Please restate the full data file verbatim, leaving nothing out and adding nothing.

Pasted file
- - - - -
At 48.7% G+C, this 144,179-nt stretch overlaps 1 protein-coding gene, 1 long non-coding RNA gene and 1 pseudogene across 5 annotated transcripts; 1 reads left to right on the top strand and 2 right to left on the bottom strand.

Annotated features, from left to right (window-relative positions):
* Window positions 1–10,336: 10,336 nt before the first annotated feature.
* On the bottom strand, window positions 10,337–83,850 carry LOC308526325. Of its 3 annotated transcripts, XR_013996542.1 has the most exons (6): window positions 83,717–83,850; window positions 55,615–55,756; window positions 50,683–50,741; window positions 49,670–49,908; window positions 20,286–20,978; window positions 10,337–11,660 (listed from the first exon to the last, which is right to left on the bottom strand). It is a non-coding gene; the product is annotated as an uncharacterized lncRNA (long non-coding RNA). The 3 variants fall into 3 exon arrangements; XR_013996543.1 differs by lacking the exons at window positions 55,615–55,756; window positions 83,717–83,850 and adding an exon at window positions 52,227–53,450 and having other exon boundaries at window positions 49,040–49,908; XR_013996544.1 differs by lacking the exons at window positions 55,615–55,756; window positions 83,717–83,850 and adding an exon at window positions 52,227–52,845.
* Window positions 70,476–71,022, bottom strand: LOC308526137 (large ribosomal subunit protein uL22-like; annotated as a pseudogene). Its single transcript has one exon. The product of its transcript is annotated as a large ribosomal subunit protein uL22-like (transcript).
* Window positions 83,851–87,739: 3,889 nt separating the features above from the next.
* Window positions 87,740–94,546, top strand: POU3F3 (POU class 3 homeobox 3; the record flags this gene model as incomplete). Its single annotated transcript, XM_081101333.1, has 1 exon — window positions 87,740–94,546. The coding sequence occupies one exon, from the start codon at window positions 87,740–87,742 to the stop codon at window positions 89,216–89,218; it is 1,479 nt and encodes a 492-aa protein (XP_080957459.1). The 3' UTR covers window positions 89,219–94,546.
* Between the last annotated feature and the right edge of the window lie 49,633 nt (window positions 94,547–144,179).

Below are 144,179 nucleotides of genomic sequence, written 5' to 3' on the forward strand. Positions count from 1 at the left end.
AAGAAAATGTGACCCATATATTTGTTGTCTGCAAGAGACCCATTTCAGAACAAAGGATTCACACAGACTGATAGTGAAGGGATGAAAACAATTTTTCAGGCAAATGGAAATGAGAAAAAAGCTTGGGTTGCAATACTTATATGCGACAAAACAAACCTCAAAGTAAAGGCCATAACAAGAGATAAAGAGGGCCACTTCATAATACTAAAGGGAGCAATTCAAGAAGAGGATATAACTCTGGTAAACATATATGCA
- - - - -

At 48.7% G+C, this 144,179-nt stretch overlaps 1 protein-coding gene, 1 long non-coding RNA gene and 1 pseudogene across 5 annotated transcripts; 1 reads left to right on the top strand and 2 right to left on the bottom strand.

Annotated features, from left to right (window-relative positions):
* Window positions 1–10,336: 10,336 nt before the first annotated feature.
* On the bottom strand, window positions 10,337–83,850 carry LOC308526325. Of its 3 annotated transcripts, XR_013996542.1 has the most exons (6): window positions 83,717–83,850; window positions 55,615–55,756; window positions 50,683–50,741; window positions 49,670–49,908; window positions 20,286–20,978; window positions 10,337–11,660 (listed from the first exon to the last, which is right to left on the bottom strand). It is a non-coding gene; the product is annotated as an uncharacterized lncRNA (long non-coding RNA). The 3 variants fall into 3 exon arrangements; XR_013996543.1 differs by lacking the exons at window positions 55,615–55,756; window positions 83,717–83,850 and adding an exon at window positions 52,227–53,450 and having other exon boundaries at window positions 49,040–49,908; XR_013996544.1 differs by lacking the exons at window positions 55,615–55,756; window positions 83,717–83,850 and adding an exon at window positions 52,227–52,845.
* Window positions 70,476–71,022, bottom strand: LOC308526137 (large ribosomal subunit protein uL22-like; annotated as a pseudogene). Its single transcript has one exon. The product of its transcript is annotated as a large ribosomal subunit protein uL22-like (transcript).
* Window positions 83,851–87,739: 3,889 nt separating the features above from the next.
* Window positions 87,740–94,546, top strand: POU3F3 (POU class 3 homeobox 3; the record flags this gene model as incomplete). Its single annotated transcript, XM_081101333.1, has 1 exon — window positions 87,740–94,546. The coding sequence occupies one exon, from the start codon at window positions 87,740–87,742 to the stop codon at window positions 89,216–89,218; it is 1,479 nt and encodes a 492-aa protein (XP_080957459.1). The 3' UTR covers window positions 89,219–94,546.
* Between the last annotated feature and the right edge of the window lie 49,633 nt (window positions 94,547–144,179).

Below are 144,179 nucleotides of genomic sequence, written 5' to 3' on the forward strand. Positions count from 1 at the left end.
AAGAAAATGTGACCCATATATTTGTTGTCTGCAAGAGACCCATTTCAGAACAAAGGATTCACACAGACTGATAGTGAAGGGATGAAAACAATTTTTCAGGCAAATGGAAATGAGAAAAAAGCTTGGGTTGCAATACTTATATGCGACAAAACAAACCTCAAAGTAAAGGCCATAACAAGAGATAAAGAGGGCCACTTCATAATACTAAAGGGAGCAATTCAAGAAGAGGATATAACTCTGGTAAACATATATGCA